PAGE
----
Most teachers agreed that they’d certainly prefer to teach in a face to face environment. ‘Teaching is a face to face occupation that cannot be effectively delivered totally in remote way.’ In addition to listing differentiation as a challenge in the online environment, a number of teachers comment on the minute-by-minute and adaptive nature of live, face to face teaching: ‘Real teaching is about responding to students needs in the moment. You can plan all you like, but much of what we do is in the moment.’
The final comment that seemed to resonate for many was that teaching in the online environment enabled teachers to ‘focus on teaching more than admin,’ this is an aspect of teaching they would like to carry forward into the face to face world.
What remote teaching experiences/learnings/practices will you carry over to your face to face teaching?
Numerous teachers suggested they would continue to use online platforms such as Google Classroom and Seesaw once they returned to face to face teaching. They liked the differentiation options these platforms enabled and the ease of tracking student work submissions.
More technology in the classroom
After a huge technology upskilling by teachers and students, many teachers plan to incorporate more technology into their face to face lessons. Creation of video instructions and demonstrations for small groups and independent work was high on the agenda, as well as the continued use of GoogleSlides/PowerPoint to support lessons.
Teachers plan on continuing regular parent communication and using technology to assist with this. Some teachers even said that they would continue to send parents a daily outline of learning and an email copy of the weekly homework. One teacher suggested they would like to offer parents the option of attending parent teacher interviews using Zoom.
My favourite answer to this question:
‘I am planning on asking the students this question.’
What a great idea!
It would be a missed opportunity if teachers and schools didn’t reflect on this remote schooling experience and learn from the students and parents, to inform a better ‘new normal’ for schools. How exciting!
One final carry over…
Several teachers suggested they would like to carry over the use of the mute button into their face to face teaching! (If only…!)
What advice do you have for teachers who are about to return to face to face teaching?
- ‘Just take it one day at a time and don’t stress yourself out.’
- ‘Take it easy and celebrate being with the Kids again. Reflect on what worked and what didn’t and experiment to find what works.’
- ‘Revise everything, some have done everything, some nothing and some have had it completed by someone else.’
- ‘Celebrate your return with your students and just start slowly. Don’t go pushing the curriculum with full teaching days the first week back. The children as well as yourself will be exhausted and overwhelmed.’
- ‘It’s harder than you think to go back, so be easy on yourself.’
- ‘Be prepared to teach all your classroom routines and procedures again!’
- ‘Its like the first week of the school year all over again.’
- ‘Make the first day back fun, get back into routine. Talk about what they did at home and how they are feeling. Remind them how amazing they are.’
- ‘Ours is life as normal, nothing different except we wash our hands after fitness.’
- ‘Breathe and breathe (but not on anyone)! Don’t sweat the small stuff and look after yourself!’
Any final comments?
- ‘A once in a lifetime experience (hopefully) that was interesting. I quite enjoyed this time teaching from home, although found it frustrating, annoying, rewarding, exhausting and fun as well.’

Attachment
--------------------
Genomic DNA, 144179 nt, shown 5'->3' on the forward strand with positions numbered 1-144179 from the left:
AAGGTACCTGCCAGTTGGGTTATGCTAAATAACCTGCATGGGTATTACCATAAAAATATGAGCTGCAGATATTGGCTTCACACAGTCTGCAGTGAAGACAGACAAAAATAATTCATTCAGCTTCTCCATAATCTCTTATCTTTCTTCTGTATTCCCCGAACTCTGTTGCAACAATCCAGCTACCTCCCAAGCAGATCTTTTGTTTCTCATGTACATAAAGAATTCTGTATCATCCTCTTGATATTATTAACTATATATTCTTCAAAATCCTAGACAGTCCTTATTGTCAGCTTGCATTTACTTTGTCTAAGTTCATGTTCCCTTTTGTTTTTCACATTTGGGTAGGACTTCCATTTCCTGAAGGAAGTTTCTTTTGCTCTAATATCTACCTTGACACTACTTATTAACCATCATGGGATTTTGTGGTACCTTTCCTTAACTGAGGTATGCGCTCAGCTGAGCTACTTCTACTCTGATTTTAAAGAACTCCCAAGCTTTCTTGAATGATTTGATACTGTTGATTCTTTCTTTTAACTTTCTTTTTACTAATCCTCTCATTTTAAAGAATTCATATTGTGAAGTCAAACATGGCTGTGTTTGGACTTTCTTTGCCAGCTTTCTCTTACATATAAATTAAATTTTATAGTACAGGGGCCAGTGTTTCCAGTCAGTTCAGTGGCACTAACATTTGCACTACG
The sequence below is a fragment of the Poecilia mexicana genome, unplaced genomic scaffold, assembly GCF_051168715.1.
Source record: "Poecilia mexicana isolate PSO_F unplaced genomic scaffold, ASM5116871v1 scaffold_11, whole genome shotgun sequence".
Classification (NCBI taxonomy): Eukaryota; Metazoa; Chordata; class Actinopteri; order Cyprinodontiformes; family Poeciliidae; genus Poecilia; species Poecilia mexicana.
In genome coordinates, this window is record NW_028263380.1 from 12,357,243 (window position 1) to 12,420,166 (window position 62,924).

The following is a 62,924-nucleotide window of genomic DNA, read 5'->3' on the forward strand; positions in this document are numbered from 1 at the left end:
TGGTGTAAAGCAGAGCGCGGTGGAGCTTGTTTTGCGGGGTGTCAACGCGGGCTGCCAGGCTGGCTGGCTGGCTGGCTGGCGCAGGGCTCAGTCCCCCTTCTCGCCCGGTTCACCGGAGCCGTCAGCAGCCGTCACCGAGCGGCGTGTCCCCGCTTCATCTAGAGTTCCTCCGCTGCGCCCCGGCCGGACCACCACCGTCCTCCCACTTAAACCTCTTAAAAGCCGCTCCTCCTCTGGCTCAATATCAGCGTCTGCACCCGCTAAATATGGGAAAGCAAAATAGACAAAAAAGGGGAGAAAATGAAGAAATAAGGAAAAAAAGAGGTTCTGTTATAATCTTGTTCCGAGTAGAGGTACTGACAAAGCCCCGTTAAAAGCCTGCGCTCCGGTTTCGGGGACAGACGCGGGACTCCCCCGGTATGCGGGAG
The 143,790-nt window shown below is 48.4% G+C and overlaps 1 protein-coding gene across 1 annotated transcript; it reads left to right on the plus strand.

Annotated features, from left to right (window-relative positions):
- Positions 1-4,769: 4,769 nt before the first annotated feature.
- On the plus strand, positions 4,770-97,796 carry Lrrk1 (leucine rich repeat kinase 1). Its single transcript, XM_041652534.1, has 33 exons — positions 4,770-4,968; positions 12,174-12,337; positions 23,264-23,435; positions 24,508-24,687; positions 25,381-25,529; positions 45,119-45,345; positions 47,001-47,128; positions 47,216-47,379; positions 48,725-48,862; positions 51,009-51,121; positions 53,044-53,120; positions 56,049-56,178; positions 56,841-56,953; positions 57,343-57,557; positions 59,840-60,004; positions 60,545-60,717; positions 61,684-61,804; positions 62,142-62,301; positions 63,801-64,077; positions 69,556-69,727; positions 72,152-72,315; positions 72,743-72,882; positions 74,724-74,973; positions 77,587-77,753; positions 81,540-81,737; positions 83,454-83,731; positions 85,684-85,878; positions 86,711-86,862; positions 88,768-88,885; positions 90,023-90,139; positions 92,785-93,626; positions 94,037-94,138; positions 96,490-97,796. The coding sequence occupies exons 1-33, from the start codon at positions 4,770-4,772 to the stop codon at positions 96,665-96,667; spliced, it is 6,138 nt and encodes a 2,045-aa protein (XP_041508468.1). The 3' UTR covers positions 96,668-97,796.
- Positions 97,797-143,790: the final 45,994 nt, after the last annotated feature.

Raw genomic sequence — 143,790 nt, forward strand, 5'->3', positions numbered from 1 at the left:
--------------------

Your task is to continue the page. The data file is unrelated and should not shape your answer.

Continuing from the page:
- ‘What a chance to learn, grow, be challenged & enjoy a different facet of our job!’
- ‘It brought the whole school teaching community closer together.’
- ‘Parents need to be congratulated on their amazing work keeping the ball rolling.’
- ‘I would have preferred it went for rest of term as I feel like I’m now just getting traction.’
- ‘I was able to teach rather than crowd control as I have behaviourally challenging students in my class who dominate the classroom and take away the other students learning. Remote learning removed this issue and I was able to focus on the other children in my class.’
- ‘Who would have thought I would be a child entertainer and have to edit my own videos!!! To then have parents critique like it was Trip Advisor!!!’
- ‘Don’t want to ever do it again.’
- ‘Thank you for continued blogs and support in this process.’ (No problems, thanks for the appreciation!)
Countless teachers referred to the remote teaching experience as ‘a hell of a ride.’ And, considering the entire system transformed almost overnight, I don’t think anyone could argue with that.
Although many teachers (and parents) found the time ‘frustrating,’ ‘challenging’ and ‘exhausting,’ there were many positives to come out of the experience as well (greater parent relationships and more tech skills being important ones for future teaching and learning).
I absolutely agree with the survey respondents who said, ‘teachers are flexible, adaptable and can achieve great things even in the face of a crisis.’ ‘We are superheroes.’ Well done everyone!
I am so excited about the possibilities that have now opened up for education as a result of this experience! Now is the time to leverage the learning from this time and dare to rethink how education looks and feels for our students. Us ed tech lovers have been banging on about re-imagining teaching and learning for years, but NOW is the time that we finally have the skills and knowledge (and experience) to be able to actually do it.
Oh my goodness, how exciting!
Share your thoughts
What resonated for you? What have been the positives, challenges and interesting learnings from your remote teaching experience? Tell us about it in the comments below or over on the Oz Lit teacher Facebook Group.
For those of you who missed out on a ticket to my recent online PD on effective think-alouds, a recording of the PD is now available in the Oz Lit teacher Shop. I’ve listened to your requests and the next round of online PD I will be offering will be focused on effective Guided Reading- sign up to the Oz Lit Teacher email list to keep updated on this.
- Constantino, S. (2008). 101 ways to create real family engagement. ENGAGE! Press.